Party Venue Matchmaker VenueTap Launches VIP Contest

We’re all looking for a matchmaker – someone to guide us toward the perfect fulfilling job, studio apartment, relationship. Why? Because we want the solutions to our problems, and we want them quick. And when we want to throw an unforgettable party but don’t know where and how, that’s when the easiest matchmaker of all comes into play: the internet, with website VenueTap.

Featured in CNBC and Reuters, and from the founder of MyClean.com, VenueTap makes it so you don’t contend with slow-moving word-of-mouth and unresponded-to emails to venue managers. Instead, you just hop online, fill in your reason for partying (30th birthday, high school band reunion, etc.), how many guests you’re expecting, and let VenueTap’s customized search engine of New York venues do the rest of the work.

 

 

And this week, VenueTap is launching a contest where the winner will receive these five wonderful things:
– A free, private VIP party at a venue for you and 30 of your friends
– Three bottles of vodka
– Table service
– Waitress service
– and mixers

The one thing you don’t get: a whole lot of hassle.

To enter the contest, all you do is sign up here to be a VenueTap Insider between now and Thursday the 24th. At the end of the seven-day raffle, a name will be announced… and I hope it’s yours. Or mine.
No, definitely mine.

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A New Burger King Emerges Triumphant at SUPERBURGER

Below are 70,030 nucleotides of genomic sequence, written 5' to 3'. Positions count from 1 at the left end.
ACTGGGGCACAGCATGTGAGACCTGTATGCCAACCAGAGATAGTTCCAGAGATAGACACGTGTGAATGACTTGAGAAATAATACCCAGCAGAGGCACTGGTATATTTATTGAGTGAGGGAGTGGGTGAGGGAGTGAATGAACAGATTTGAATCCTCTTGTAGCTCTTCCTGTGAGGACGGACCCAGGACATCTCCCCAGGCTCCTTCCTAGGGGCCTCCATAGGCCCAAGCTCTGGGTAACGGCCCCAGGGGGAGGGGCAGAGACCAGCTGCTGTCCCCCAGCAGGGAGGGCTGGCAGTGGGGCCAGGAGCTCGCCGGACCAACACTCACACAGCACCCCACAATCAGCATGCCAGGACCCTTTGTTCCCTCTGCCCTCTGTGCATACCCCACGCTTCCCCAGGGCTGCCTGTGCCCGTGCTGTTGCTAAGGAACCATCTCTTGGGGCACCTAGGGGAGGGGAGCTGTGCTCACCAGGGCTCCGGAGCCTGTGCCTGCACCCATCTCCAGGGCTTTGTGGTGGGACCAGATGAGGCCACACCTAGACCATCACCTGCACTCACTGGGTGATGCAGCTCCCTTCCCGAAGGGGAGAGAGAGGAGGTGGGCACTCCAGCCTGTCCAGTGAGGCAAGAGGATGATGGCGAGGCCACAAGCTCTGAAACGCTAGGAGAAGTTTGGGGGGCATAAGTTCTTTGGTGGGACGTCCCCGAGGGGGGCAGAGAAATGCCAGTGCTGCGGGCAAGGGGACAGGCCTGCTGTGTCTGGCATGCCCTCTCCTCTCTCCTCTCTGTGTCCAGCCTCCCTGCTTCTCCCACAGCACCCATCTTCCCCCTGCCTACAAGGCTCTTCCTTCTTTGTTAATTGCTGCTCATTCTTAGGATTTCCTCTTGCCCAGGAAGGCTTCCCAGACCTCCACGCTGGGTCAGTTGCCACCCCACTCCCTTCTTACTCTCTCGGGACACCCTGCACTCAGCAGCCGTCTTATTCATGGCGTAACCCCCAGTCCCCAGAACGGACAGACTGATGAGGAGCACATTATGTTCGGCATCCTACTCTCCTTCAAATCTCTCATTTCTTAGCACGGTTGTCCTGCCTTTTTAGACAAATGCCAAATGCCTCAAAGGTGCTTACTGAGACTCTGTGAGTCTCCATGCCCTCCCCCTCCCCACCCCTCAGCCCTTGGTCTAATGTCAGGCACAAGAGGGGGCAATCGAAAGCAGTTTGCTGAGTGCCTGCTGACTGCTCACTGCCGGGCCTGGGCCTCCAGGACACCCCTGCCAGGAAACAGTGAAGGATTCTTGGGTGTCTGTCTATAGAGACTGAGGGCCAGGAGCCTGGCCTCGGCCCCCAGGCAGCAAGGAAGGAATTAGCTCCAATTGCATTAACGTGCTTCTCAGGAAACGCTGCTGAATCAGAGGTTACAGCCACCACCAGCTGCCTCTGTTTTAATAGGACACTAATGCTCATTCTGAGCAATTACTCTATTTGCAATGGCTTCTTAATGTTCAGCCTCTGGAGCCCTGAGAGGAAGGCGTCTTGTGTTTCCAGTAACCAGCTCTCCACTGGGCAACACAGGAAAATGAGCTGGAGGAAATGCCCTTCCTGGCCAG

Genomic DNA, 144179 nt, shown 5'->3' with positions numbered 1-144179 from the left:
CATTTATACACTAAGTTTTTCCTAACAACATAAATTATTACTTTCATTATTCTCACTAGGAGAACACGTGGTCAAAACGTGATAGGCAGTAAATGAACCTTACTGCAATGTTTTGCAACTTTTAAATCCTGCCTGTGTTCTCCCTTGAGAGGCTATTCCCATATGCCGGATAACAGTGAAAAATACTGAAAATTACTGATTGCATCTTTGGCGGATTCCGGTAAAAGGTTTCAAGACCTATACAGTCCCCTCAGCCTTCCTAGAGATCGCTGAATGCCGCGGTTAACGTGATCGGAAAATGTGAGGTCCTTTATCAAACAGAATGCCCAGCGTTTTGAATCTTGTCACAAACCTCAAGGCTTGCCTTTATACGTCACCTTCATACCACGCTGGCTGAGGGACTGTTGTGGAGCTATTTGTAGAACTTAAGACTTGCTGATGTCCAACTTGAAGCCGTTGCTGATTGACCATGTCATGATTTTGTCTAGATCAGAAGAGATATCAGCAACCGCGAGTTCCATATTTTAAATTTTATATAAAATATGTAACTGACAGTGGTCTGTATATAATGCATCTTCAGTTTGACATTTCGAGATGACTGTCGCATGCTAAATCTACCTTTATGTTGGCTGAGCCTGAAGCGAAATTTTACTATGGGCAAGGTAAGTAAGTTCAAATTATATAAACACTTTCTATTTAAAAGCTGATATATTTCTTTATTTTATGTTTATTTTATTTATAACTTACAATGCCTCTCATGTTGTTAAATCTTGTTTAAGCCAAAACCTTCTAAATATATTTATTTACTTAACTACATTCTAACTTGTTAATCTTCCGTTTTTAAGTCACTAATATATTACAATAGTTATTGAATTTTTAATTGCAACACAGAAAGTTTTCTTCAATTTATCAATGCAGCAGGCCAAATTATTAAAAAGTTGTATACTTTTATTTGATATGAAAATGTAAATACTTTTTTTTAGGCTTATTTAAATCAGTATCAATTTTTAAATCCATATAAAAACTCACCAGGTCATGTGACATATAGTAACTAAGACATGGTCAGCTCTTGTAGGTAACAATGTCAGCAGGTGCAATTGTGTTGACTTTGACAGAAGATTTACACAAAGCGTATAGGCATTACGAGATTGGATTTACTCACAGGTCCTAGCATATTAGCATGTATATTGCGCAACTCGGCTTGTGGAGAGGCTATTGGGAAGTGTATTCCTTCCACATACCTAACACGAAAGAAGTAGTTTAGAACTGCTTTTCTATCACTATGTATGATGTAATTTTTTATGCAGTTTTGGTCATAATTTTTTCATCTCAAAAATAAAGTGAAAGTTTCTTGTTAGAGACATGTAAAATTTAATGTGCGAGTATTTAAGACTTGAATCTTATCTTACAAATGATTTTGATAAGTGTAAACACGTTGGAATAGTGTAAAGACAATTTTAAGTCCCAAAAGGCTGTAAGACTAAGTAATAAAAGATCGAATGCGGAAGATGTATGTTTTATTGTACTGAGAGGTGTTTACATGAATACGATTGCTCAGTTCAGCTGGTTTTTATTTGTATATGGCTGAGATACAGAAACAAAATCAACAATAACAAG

This year’s SUPERBURGER wasn’t so much a Burger Bloodbath, as it was formerly known, but more than a few chins were glistening in the mid-afternoon Montauk sun, anointed as they were with plenty of sweet, sweet burger nectar. My chin included. 

Standing in a fenced off section of lawn on Star Island, feet from the Mega Yacht docks of the Montauk Yacht Club, was to be in a microcosm of the perfect summer get-together: lithe, long-legged beauties accompanied bottomless taps of Amstel Light and Amstel Wheat; games of ping (or beer) pong popped up at branded tables; and the pervasive aromas of hot coals suffused with the sizzling scent of ground meat drippings wafted gently through the air. This is how outdoor grilling is meant to be. 

Despite the fact that all were present to witness or to partake in what was to be a competition between masters of the culinary craft, very little about the event carried that charged, emotionally volatile atmosphere that comes with your standard cook-off. All the chefs were focused, no doubt, but affable and genuinely having a great time talking with friends and fans alike. 

“What more could I want?” said a smiling Mehdi Brunet-Benkritly of the West Village’s Fedora. “I’m here with friends, and this is a good balance between work and play. We’re just here to have fun. Winning is just, whatever. It’s not about that.”

Then what was it all about, I found myself asking. Is it just about standing around on a beautiful summer day, pushing yourself to consume as many insanely delicious meat-bun-condiment concoctions within a three-hour period? Well, as it turns out, yeah pretty much.

“The goal is to celebrate summer and have some good burgers,” said event organizer and progenitor Ben Leventhal, who first started the event six summers ago. “It’s a fun thing to bring the best of these great chefs together and watch them do something different. I think this is by far the strongest field we’ve ever had. The average quality of these burgers is very, very high. These are at least eights and nines, all of them.”